'Share a Coke' Campaign Quenches Consumers' Thirst for Nostalgia

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Over the years, many have come to associate Coca-Cola with adorable polar bears. Every Christmas, they slip and slide across the North Pole while guzzling their favorite soda. But, as the brand breaks free from this holiday affiliation, its summertime 'Share a Coke' campaign has made an indelible mark on the way consumers perceive the product and its values.
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Over the years, many have come to associate Coca-Cola with adorable polar bears. Every Christmas, they slip and slide across the North Pole while guzzling their favorite soda. But, as the brand breaks free from this holiday affiliation, its summertime 'Share a Coke' campaign has made an indelible mark on the way consumers perceive the product and its values.For many, soft drinks have become taboo as the health-conscious fight to reduce obesity and diabetes by shunning these sugary liquids. Thus, as Coca-Cola works to repair and maintain its classic reputation, the brand has turned to nostalgic advertising to recapture elements of the past and return to an era of togetherness.

Nostalgic advertising typically refers to the revitalization of an old campaign for modern audiences, which may include refreshing an old jingle or incorporating older attitudes and visual creative. Coca-Cola's 'Share a Coke' campaign serves as an updated version of the company's 'I'd Like to Buy the World a Coke' promotion from the 1970s. However, Coca-Cola has swapped singers on the hillside for personalized Coke bottles instead. From generic suggestions, such as Mom or Friend, to specific names, such as Chris and Jess, this campaign has consumers scouring the shelves to find the perfect bottle for themselves and their loved ones.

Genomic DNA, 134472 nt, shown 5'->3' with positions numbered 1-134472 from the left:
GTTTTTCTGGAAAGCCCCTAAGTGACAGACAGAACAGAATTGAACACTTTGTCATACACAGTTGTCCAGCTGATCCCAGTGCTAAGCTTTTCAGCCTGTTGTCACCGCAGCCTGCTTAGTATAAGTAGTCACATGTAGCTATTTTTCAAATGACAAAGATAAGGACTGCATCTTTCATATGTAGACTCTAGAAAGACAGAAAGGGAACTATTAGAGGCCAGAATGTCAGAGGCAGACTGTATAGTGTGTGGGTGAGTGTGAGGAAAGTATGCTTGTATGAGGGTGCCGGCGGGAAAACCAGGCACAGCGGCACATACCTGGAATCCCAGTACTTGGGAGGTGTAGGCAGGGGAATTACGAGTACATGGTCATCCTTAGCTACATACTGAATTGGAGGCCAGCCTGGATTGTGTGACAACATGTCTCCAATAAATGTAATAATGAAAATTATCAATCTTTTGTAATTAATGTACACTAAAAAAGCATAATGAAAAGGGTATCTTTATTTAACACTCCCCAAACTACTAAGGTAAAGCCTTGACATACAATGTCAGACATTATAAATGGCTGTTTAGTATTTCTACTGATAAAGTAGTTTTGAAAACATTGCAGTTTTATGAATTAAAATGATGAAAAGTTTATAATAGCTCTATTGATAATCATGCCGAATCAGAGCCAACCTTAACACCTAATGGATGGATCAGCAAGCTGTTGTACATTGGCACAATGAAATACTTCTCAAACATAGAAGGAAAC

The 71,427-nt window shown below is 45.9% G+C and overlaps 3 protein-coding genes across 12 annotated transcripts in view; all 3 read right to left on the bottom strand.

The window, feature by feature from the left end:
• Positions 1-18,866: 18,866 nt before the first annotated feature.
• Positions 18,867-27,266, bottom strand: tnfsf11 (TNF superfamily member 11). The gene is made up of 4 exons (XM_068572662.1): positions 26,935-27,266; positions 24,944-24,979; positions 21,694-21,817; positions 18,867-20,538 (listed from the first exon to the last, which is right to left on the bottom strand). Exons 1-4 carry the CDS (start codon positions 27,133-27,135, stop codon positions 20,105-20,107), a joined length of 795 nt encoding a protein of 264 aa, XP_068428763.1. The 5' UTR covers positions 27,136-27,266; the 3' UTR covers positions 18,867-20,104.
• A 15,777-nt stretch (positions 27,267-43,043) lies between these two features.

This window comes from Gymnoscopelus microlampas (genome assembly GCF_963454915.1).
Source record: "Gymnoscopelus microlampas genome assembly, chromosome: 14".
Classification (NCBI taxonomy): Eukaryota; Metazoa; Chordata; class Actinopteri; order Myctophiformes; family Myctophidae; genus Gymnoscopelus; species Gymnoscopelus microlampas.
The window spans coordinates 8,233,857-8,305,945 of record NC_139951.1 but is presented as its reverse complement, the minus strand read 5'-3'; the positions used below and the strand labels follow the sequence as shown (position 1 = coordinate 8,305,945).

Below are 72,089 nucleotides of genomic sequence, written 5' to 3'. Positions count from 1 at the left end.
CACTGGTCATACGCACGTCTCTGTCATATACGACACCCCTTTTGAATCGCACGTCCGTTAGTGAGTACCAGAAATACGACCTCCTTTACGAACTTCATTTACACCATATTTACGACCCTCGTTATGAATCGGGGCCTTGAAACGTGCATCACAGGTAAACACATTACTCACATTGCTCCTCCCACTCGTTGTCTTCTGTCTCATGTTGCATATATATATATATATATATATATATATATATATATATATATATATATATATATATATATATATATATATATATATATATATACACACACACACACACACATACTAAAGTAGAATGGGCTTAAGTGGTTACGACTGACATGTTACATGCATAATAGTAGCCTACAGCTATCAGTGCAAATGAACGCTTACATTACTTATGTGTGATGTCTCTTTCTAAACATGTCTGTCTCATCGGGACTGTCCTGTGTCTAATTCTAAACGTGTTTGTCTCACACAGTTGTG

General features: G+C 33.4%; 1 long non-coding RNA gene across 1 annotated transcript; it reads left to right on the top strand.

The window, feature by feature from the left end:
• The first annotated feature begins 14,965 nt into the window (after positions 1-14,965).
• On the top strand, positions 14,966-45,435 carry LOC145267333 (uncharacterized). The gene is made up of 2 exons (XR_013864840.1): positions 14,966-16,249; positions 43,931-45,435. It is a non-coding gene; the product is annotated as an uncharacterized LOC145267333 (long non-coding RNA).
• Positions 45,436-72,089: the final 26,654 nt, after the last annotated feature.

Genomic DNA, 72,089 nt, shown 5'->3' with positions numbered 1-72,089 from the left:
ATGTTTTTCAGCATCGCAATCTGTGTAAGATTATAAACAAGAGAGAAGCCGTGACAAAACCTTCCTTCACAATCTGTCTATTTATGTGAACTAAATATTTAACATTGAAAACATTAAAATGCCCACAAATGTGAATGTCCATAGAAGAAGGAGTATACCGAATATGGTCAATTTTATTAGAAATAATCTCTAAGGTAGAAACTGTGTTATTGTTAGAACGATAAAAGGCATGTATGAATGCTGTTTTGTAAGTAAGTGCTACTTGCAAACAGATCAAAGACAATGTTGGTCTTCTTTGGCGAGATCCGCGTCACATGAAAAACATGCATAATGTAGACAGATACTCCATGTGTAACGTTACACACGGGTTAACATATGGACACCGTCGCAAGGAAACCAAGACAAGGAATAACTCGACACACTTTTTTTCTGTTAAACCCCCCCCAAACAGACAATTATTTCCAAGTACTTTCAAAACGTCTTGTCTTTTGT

Rick Miller, vice president of strategic insights at Networked Insights, highlights that, since the promotions' inception, online consumer sentiment has been overwhelmingly positive (45 percent), with very few negative conversations (5 percent) occupying the social sphere. Brand lift has also increased by 11.8 percent in the subsequent months, demonstrating the campaign's reach and influence. Yet, while Coca-Cola's promotions have seen significant success thus far, Miller cautions companies who may be considering similar endeavors.

"Nostalgia isn't enough to make a campaign go viral on its own," Miller says. "Brands need to do their research, both in identifying their target audience and learning what else that audience cares about. From there, marketers should measure results through more than 'likes' and clicks. Too often, marketers settle for subpar metrics in determining campaign success. With a properly identified audience, brands can record more telling metrics such as purchase intent, brand health, and brand awareness. Having fun, relevant content with a clear promotion and call-to-action are not the only elements of a successful campaign, because without a properly targeted audience and metrics to match, even the most creative campaign can fall flat."

Coca-Cola, for instance, used the themes of community and friendship from its previous 1970s campaign as the prime influence for its current advertisements. Compare each campaign's accompanying TV commercials below:

I'd Like to Buy the World a Coke

Share a Coke

Both campaigns encourage consumers to share with their friends and fellow humans in an effort to both sell the product and establish an atmosphere of goodwill and kindness--two values everyone can support. So far, the 'Share a Coke' concept truly seems to be generating social buzz, but only time will tell the sort of impact it's had on the brand's bottom line.

Do you think Coca-Cola's 'Share a Coke' campaign was successful or silly? What types of nostalgic campaigns would you like to see from your favorite brands? Share your ideas in the comments below!

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